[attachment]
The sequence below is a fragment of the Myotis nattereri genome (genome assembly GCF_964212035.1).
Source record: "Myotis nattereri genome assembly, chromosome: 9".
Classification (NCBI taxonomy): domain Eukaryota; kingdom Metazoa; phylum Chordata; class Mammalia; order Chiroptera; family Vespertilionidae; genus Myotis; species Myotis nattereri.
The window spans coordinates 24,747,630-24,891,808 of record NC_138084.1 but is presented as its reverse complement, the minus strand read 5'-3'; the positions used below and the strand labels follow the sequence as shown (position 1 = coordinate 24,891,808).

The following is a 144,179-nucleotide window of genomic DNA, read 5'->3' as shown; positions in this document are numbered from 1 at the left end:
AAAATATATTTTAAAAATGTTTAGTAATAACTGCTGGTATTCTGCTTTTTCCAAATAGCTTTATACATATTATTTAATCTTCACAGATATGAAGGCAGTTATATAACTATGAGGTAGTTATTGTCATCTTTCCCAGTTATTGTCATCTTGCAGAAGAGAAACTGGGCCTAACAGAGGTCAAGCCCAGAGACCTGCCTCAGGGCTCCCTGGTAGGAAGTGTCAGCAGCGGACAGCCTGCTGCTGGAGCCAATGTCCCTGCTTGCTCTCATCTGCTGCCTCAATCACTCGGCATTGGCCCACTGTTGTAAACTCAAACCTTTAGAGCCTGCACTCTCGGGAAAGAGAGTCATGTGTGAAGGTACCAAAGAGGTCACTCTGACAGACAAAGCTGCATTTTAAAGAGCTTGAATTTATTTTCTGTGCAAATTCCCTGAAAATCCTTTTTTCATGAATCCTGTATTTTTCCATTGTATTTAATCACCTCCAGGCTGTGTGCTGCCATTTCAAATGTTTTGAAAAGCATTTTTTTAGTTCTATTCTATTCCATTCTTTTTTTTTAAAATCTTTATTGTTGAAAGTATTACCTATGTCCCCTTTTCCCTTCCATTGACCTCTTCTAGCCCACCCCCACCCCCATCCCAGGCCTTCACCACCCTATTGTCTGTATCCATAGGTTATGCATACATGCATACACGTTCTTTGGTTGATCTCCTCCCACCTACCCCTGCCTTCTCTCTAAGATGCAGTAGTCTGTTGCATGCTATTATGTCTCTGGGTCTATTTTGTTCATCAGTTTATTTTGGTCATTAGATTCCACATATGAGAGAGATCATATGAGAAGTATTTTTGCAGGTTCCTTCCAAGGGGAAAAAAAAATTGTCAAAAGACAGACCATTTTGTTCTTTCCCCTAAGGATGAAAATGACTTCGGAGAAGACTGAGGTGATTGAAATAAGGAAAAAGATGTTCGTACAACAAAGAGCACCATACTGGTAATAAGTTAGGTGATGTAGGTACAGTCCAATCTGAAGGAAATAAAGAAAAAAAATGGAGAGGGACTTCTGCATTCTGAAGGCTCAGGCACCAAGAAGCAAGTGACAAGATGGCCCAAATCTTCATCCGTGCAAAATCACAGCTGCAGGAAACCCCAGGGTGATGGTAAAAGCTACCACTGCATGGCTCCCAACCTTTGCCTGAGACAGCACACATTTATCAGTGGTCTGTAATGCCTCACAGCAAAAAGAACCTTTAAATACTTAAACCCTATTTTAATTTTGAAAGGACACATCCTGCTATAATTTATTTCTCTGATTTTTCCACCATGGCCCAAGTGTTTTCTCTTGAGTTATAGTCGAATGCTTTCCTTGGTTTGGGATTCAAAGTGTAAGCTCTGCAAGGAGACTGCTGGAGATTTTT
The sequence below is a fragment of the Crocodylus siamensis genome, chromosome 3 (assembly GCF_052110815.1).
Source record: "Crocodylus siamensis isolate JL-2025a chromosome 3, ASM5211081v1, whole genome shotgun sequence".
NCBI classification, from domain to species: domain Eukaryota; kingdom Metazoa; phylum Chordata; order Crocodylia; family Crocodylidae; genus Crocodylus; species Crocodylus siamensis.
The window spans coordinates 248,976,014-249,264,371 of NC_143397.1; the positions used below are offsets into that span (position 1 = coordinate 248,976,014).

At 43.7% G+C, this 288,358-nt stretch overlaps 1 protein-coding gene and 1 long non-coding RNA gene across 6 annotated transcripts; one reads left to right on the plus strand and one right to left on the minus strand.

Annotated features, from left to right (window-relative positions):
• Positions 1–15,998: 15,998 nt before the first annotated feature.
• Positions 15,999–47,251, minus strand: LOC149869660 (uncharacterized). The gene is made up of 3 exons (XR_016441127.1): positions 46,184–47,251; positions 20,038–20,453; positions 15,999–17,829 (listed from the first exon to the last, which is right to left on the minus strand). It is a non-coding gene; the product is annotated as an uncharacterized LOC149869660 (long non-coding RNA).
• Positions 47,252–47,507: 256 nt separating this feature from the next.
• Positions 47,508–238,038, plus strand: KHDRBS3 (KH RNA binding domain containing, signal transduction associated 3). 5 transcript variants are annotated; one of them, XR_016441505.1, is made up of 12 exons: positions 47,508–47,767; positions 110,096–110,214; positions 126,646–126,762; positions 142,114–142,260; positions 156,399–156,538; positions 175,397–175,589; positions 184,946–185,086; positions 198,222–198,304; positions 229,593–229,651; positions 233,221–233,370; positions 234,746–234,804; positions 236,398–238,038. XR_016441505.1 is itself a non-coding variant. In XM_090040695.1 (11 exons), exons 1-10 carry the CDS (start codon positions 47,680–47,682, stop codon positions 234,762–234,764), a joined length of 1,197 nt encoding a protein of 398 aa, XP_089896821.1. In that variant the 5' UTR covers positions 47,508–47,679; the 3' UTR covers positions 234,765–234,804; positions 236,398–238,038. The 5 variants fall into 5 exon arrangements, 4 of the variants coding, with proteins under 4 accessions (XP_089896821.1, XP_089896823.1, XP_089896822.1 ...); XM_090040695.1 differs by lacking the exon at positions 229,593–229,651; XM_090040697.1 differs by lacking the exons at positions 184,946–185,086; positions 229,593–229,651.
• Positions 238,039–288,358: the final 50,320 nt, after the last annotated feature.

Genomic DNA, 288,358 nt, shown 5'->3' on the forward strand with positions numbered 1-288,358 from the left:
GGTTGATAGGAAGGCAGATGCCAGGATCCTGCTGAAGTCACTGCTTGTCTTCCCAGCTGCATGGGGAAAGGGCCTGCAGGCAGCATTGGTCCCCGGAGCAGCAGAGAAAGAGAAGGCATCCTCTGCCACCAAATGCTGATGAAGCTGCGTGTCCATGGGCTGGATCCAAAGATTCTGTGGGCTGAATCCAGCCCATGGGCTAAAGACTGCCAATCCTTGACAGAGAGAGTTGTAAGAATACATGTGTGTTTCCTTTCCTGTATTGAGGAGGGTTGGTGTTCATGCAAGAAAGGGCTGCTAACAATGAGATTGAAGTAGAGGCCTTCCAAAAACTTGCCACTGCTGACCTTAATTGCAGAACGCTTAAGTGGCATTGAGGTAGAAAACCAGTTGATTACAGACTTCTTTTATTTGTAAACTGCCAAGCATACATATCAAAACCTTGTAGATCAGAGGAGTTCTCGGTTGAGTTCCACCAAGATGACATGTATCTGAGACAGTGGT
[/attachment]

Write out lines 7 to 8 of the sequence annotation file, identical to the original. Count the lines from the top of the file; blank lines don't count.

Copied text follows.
The sequence below is a fragment of the Crocodylus siamensis genome, chromosome 3 (assembly GCF_052110815.1).
Source record: "Crocodylus siamensis isolate JL-2025a chromosome 3, ASM5211081v1, whole genome shotgun sequence".